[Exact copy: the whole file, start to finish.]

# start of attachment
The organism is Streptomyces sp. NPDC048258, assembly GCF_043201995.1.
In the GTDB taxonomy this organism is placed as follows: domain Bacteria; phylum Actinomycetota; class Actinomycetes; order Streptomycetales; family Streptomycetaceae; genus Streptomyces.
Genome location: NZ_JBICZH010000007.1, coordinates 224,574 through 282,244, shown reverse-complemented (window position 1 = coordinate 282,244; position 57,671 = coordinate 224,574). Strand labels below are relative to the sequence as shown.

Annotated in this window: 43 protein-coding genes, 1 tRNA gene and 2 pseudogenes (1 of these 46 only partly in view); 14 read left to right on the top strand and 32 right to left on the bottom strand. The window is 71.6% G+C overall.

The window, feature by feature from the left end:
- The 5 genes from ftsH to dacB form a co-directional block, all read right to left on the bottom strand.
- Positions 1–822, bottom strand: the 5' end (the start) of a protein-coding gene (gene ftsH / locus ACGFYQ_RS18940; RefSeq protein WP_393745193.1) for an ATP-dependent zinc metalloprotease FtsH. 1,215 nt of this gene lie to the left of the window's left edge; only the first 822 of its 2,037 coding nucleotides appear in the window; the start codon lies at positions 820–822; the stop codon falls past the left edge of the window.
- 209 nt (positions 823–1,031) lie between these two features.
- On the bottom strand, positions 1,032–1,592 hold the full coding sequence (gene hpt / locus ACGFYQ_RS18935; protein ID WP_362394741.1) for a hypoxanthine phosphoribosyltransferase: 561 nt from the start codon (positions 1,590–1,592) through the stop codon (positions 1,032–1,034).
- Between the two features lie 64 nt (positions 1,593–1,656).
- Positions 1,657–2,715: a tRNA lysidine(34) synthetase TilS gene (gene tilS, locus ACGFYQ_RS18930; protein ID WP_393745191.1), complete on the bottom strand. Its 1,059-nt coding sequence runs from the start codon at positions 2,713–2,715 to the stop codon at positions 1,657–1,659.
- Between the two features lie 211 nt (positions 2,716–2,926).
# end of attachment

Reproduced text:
The organism is Streptomyces sp. NPDC048258, assembly GCF_043201995.1.
In the GTDB taxonomy this organism is placed as follows: domain Bacteria; phylum Actinomycetota; class Actinomycetes; order Streptomycetales; family Streptomycetaceae; genus Streptomyces.
Genome location: NZ_JBICZH010000007.1, coordinates 224,574 through 282,244, shown reverse-complemented (window position 1 = coordinate 282,244; position 57,671 = coordinate 224,574). Strand labels below are relative to the sequence as shown.

Annotated in this window: 43 protein-coding genes, 1 tRNA gene and 2 pseudogenes (1 of these 46 only partly in view); 14 read left to right on the top strand and 32 right to left on the bottom strand. The window is 71.6% G+C overall.

The window, feature by feature from the left end:
- The 5 genes from ftsH to dacB form a co-directional block, all read right to left on the bottom strand.
- Positions 1–822, bottom strand: the 5' end (the start) of a protein-coding gene (gene ftsH / locus ACGFYQ_RS18940; RefSeq protein WP_393745193.1) for an ATP-dependent zinc metalloprotease FtsH. 1,215 nt of this gene lie to the left of the window's left edge; only the first 822 of its 2,037 coding nucleotides appear in the window; the start codon lies at positions 820–822; the stop codon falls past the left edge of the window.
- 209 nt (positions 823–1,031) lie between these two features.
- On the bottom strand, positions 1,032–1,592 hold the full coding sequence (gene hpt / locus ACGFYQ_RS18935; protein ID WP_362394741.1) for a hypoxanthine phosphoribosyltransferase: 561 nt from the start codon (positions 1,590–1,592) through the stop codon (positions 1,032–1,034).
- Between the two features lie 64 nt (positions 1,593–1,656).
- Positions 1,657–2,715: a tRNA lysidine(34) synthetase TilS gene (gene tilS, locus ACGFYQ_RS18930; protein ID WP_393745191.1), complete on the bottom strand. Its 1,059-nt coding sequence runs from the start codon at positions 2,713–2,715 to the stop codon at positions 1,657–1,659.
- Between the two features lie 211 nt (positions 2,716–2,926).